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Tramp, Mike: More to Life Than This

Former vocalist/songwriter of White Lion and Freak of Nature, Mike Tramp, has been doing solo albums since 1997. More To Life Than This marks his third record, excluding the Remembering White Lion compilation which consisted of re-recorded versions of his previous band. I can easily say that out of the three CDs, More to Life Than This is Mike Tramp's best offering to date. I still like Remembering White Lion the best, but I don't necessarily consider it a real solo album--it's more like a re-worked album by Tramp to me.

After a long search for labels, Tramp finally decided to ink a deal with the German indie label Ulftone and has released two albums in the last two years. Considering that we had to wait for five years for the release of Recovering the Wasted Years, it is quite a surprise to see his new label supporting him the best they can. While the previous album Recovering was good in its own right, it did contain some unfocused material that seemed unnecessary, and it lacked the punch in melodies, guitar riffs and solos, hooks, etc. On More to Life Than This, Tramp has obviously noticed this problem, since he got back to working with several talented guitarists: his old bandmate from Freak of Nature, Oliver Steffensen, the well-known guitarist Steve Lukather, the Danish axeman Wolfe, and one of the best guitar virtuoses to ever walk on earth, Eric Johnson. Needless to say it was a much anticipated change in Tramp's solo career, since some of his songs seemed to suffer in the lack of melodic hooks, sharp guitar solos and an overall more guitar-driven sound. The album starts off with the title track, which in my opinion is the best opening song in his solo career: both musically and lyrically. It deals with various subject matters, stuff with more substance. More thought provoking ideas. Tramp wrote some of the best lyrics in his former bands White Lion and especially Freak of Nature, and honestly I was a little disappointed when his solo albums, despite being mature, were a bit too single-minded. They were introspective, moody, personal, but also a bit too average by Tramp's standards. So, I welcome this song all the way. The depiction of once-a-rock-star's life and the current condition of rock'n'roll music is awesome. It's a much better way of writing than composing songs titled "Rock'N'Roll Forever" or "Don't Take My Rock".

Some of the songs still sound like Tramp's first two albums, with the vocals being very focal, lots of melodic choruses, which can be a tad repetitive at times, though not to bore the listener. This is good melodic rock music with one of my most favourite singers in the world. Tramp has got a very emotional voice and he never fails to deliver with the utmost sentiment. The fact that Steve Lukather has played quite a few solos on the album pushes this CD a step ahead from the others. Mike also experiments a bit on this album. I love it when he tries to do different things, because the outcome is invariably impressive. It's a shame he isn't as experimental as he was back in the FON days. The song "Nothing At All" features keyboards and Tramp's bare vocals with some layered synth effects. It's not really something I'd like, but it suits the album very well. Moreover we hear a Danish female singer who actually duets with Mike. It's not the typical background female vocals like the ones on "Running out of Life"--this time Mike and her really duet. It's not the best song on the album, but a very bold attempt on Mike's part. The best track, however, is the closing song "The Good The Sad And The Ugly" featuring Eric Johnson on guitars. Not only is it my favourite song on this album, this is perhaps Tramp's angriest and most aggressive track since FON. The dynamics in this composition are really fluid and Tramp's articulation hits hard. The song makes references to his loved ones, his wife; his fans; his friends, perhaps his counterpart from White Lion, Vito Bratta. Though that's just my intuition, I could be wrong. No matter what Mike had on his mind when writing his dark album, I think he has released his best solo album to date. I hope he continues to work with high calibre guitar players to keep up his performance.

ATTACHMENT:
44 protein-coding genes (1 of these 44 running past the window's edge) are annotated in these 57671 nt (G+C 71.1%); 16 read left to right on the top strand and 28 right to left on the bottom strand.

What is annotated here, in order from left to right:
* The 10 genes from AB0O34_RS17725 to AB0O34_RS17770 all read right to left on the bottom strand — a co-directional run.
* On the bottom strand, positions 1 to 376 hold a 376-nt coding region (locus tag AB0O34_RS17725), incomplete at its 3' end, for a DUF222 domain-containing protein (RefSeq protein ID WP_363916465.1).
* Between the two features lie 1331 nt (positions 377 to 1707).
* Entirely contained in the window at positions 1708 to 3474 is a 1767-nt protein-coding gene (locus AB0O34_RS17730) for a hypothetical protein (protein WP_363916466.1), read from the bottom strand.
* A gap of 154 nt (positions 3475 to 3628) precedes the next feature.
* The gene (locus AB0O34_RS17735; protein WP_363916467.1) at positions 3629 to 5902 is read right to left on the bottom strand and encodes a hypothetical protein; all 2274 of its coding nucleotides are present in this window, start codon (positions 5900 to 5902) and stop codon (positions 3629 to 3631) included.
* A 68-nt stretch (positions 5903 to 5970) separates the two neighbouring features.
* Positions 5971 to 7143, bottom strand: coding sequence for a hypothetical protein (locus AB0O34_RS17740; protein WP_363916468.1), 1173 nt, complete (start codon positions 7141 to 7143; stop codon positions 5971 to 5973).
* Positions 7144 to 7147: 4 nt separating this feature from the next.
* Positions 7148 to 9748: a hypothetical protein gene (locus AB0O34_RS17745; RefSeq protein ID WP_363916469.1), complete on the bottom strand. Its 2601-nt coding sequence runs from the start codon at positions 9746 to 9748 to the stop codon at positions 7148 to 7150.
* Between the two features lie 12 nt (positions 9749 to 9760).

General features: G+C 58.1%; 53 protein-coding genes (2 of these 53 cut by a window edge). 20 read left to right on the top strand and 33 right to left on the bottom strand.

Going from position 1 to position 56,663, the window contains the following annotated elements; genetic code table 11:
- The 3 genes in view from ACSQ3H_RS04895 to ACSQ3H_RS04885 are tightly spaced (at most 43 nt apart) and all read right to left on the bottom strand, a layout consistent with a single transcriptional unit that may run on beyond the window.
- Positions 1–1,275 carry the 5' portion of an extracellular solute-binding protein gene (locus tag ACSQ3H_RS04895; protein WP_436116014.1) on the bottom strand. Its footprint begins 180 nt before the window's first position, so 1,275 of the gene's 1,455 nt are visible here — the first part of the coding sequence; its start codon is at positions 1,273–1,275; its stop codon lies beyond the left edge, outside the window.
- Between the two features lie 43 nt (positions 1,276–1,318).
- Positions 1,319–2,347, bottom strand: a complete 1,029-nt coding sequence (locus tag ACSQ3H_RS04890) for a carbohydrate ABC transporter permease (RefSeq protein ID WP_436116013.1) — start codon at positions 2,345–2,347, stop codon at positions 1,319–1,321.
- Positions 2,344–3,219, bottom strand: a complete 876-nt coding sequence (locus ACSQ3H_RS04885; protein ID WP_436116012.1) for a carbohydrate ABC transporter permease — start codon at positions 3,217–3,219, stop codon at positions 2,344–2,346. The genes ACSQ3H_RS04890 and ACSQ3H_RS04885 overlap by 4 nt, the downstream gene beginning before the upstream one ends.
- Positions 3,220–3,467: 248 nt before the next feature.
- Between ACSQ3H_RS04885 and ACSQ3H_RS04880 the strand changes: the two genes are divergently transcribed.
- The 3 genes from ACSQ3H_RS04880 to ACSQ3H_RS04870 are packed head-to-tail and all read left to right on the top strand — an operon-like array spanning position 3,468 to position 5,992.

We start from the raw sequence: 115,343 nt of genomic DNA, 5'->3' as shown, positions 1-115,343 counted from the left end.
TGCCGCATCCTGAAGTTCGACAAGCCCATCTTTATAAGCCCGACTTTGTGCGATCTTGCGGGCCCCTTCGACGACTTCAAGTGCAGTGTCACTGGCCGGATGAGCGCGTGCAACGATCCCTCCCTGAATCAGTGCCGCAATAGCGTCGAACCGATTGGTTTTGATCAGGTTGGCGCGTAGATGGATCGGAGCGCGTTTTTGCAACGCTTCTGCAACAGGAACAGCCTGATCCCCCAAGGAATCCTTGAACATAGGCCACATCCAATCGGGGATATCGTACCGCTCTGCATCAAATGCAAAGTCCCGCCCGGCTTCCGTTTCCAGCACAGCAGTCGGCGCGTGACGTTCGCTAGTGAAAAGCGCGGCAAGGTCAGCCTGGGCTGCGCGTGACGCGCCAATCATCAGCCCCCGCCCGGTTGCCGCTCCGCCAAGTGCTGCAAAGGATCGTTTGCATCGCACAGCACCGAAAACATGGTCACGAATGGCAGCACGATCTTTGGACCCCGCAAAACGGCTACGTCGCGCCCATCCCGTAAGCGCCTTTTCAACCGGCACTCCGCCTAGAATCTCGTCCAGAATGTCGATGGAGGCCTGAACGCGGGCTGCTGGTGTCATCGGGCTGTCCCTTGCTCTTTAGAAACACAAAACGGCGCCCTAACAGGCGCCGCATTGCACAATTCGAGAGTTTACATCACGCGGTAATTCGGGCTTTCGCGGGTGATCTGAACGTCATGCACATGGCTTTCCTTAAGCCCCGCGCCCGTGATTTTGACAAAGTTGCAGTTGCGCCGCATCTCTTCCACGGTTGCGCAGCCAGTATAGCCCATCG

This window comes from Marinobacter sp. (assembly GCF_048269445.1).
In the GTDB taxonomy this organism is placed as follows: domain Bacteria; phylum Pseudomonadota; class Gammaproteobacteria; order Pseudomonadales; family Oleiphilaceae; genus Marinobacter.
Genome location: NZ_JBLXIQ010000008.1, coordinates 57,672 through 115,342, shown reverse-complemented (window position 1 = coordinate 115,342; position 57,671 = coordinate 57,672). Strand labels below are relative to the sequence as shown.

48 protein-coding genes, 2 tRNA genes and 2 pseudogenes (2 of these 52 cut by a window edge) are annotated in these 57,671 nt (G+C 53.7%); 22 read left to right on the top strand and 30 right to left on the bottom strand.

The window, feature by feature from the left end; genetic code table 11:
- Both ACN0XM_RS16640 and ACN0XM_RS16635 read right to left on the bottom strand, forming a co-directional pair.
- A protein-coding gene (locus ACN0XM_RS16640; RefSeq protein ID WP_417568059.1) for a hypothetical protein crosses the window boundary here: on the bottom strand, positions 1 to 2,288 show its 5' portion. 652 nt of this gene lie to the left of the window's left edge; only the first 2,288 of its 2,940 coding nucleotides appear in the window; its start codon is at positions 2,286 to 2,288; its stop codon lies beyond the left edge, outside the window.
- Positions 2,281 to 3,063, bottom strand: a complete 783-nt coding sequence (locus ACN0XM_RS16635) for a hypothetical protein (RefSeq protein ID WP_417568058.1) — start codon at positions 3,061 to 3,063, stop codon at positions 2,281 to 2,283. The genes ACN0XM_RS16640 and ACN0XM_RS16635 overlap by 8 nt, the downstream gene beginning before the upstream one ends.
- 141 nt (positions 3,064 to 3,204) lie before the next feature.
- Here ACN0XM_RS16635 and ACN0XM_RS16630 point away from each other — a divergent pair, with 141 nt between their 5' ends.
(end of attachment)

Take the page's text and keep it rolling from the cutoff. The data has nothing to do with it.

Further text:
Track Listing

  1. More to Life Than This
  2. Lay Down My Life for You
  3. Dont Want to Say Goodnight
  4. Nothing At All
  5. Day by Day
  6. Live for Today
  7. Back from the Dead
  8. I Wont Let Go
  9. Goodbye Song
  10. The Good the Sad and the Ugly

Added: February 5th 2006
Reviewer: Murat Batmaz
Score:
Related Link: Mike Tramp website
Hits: 1038
Language: english

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